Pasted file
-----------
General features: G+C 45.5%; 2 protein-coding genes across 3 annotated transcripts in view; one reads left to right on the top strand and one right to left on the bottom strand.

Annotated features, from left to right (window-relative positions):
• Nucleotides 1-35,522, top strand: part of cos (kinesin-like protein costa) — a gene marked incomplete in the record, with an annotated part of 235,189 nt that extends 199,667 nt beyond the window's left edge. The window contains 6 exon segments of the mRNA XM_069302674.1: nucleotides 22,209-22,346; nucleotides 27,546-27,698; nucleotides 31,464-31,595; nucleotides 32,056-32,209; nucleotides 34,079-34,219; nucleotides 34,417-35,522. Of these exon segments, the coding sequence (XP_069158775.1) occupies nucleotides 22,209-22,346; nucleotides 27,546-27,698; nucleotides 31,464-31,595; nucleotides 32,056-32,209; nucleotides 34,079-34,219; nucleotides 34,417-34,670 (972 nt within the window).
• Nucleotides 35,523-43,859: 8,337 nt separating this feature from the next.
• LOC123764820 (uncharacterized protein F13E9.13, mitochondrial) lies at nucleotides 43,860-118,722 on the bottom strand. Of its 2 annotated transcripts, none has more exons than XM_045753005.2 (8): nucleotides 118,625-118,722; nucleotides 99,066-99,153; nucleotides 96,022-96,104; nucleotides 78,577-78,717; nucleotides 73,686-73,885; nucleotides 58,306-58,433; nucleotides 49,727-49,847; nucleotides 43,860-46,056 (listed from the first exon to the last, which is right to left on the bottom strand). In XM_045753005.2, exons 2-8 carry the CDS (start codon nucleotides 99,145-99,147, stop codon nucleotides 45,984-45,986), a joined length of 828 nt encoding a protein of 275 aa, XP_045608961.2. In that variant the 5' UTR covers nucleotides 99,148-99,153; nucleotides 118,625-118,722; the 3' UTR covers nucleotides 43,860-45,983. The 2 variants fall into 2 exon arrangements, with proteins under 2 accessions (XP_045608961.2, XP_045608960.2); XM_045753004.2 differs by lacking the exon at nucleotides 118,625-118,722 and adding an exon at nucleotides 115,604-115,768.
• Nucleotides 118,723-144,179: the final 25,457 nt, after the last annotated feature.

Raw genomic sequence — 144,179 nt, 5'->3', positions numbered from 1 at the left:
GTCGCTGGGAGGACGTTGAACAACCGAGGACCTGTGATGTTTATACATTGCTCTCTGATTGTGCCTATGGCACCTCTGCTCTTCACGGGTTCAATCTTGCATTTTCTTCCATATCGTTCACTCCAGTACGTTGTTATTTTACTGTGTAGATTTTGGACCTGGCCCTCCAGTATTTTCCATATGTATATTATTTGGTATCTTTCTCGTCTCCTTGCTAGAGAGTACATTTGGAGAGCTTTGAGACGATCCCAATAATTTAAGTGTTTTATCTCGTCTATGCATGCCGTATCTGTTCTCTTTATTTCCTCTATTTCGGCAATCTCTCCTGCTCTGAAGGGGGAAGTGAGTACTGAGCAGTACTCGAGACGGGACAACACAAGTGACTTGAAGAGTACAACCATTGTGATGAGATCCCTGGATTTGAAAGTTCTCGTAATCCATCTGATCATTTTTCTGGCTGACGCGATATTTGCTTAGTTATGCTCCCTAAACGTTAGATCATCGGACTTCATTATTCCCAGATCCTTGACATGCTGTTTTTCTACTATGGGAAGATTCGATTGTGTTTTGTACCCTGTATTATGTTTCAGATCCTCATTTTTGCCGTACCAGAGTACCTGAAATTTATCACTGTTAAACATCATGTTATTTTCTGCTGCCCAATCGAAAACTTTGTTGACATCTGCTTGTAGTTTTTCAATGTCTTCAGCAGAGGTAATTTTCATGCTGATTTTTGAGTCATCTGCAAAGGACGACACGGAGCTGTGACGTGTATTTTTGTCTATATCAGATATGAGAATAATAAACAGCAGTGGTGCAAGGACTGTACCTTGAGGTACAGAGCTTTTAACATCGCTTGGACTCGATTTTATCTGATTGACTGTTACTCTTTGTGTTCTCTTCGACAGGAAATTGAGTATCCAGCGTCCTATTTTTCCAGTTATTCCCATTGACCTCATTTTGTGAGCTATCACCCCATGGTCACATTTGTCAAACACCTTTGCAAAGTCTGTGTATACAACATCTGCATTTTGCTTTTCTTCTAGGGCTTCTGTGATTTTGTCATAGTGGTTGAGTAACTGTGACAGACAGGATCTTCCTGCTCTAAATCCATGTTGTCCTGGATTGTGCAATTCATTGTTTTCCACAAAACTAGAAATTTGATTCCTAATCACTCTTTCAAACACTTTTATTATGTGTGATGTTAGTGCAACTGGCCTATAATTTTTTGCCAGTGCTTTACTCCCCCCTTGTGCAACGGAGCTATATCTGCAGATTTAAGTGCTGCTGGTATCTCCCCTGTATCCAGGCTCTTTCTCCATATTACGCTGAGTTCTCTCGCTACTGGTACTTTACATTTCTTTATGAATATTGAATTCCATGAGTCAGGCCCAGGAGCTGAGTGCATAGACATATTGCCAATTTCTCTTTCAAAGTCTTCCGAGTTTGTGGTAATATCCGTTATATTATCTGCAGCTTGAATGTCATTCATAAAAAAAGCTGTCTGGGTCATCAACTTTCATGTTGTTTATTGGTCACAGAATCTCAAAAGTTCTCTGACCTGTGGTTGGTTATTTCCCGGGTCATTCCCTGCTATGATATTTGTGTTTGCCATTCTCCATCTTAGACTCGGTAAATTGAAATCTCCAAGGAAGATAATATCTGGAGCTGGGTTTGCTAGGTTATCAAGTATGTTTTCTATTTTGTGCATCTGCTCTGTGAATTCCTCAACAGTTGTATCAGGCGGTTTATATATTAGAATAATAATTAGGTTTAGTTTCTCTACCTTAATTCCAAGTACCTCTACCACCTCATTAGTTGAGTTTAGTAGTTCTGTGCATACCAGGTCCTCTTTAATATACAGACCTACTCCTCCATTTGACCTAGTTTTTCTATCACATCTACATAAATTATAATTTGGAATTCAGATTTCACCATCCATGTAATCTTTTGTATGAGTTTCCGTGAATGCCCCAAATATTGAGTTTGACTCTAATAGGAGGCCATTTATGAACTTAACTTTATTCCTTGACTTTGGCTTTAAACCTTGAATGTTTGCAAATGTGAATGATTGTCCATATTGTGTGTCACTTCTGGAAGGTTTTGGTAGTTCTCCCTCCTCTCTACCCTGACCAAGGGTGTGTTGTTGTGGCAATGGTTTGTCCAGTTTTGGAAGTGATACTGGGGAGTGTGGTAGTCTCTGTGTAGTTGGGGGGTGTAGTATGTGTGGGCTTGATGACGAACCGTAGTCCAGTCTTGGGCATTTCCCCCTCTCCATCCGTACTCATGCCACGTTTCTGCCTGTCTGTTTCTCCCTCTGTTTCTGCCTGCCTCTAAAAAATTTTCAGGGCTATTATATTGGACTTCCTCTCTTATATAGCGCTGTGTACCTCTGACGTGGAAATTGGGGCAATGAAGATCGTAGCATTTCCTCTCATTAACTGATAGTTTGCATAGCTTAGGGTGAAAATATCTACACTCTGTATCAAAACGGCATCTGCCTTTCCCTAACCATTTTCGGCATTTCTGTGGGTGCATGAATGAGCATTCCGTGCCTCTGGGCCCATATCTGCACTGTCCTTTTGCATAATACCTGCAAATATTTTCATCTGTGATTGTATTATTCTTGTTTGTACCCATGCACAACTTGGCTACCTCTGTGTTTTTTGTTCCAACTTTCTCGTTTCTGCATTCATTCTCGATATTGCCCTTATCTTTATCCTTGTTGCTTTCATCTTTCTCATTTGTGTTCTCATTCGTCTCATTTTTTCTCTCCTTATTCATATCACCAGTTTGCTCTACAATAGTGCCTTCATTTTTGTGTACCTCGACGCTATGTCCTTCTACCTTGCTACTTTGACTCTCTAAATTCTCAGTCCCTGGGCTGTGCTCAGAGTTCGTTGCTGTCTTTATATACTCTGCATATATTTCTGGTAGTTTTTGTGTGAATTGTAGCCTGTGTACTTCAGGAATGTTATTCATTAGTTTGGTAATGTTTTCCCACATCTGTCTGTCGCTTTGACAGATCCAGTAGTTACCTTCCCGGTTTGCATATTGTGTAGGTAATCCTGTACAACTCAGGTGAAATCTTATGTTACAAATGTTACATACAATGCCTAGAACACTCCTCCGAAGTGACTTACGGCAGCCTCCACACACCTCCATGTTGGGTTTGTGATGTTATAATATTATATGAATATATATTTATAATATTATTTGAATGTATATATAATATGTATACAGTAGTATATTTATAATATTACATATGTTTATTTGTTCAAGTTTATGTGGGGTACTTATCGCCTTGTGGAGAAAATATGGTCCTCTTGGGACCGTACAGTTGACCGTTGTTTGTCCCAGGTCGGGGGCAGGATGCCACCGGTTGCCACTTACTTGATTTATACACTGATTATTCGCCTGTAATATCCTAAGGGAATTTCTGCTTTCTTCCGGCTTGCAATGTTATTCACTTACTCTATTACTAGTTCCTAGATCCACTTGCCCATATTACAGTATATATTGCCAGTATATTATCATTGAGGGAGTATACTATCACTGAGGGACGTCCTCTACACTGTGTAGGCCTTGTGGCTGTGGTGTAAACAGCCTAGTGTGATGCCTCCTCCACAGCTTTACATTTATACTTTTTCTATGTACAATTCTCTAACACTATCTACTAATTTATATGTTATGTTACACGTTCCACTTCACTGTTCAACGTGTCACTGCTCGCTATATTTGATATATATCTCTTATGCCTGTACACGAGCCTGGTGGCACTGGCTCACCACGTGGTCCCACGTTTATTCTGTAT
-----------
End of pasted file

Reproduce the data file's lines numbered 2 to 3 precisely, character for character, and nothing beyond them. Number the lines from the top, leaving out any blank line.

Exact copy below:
Annotated features, from left to right (window-relative positions):
• Nucleotides 1-35,522, top strand: part of cos (kinesin-like protein costa) — a gene marked incomplete in the record, with an annotated part of 235,189 nt that extends 199,667 nt beyond the window's left edge. The window contains 6 exon segments of the mRNA XM_069302674.1: nucleotides 22,209-22,346; nucleotides 27,546-27,698; nucleotides 31,464-31,595; nucleotides 32,056-32,209; nucleotides 34,079-34,219; nucleotides 34,417-35,522. Of these exon segments, the coding sequence (XP_069158775.1) occupies nucleotides 22,209-22,346; nucleotides 27,546-27,698; nucleotides 31,464-31,595; nucleotides 32,056-32,209; nucleotides 34,079-34,219; nucleotides 34,417-34,670 (972 nt within the window).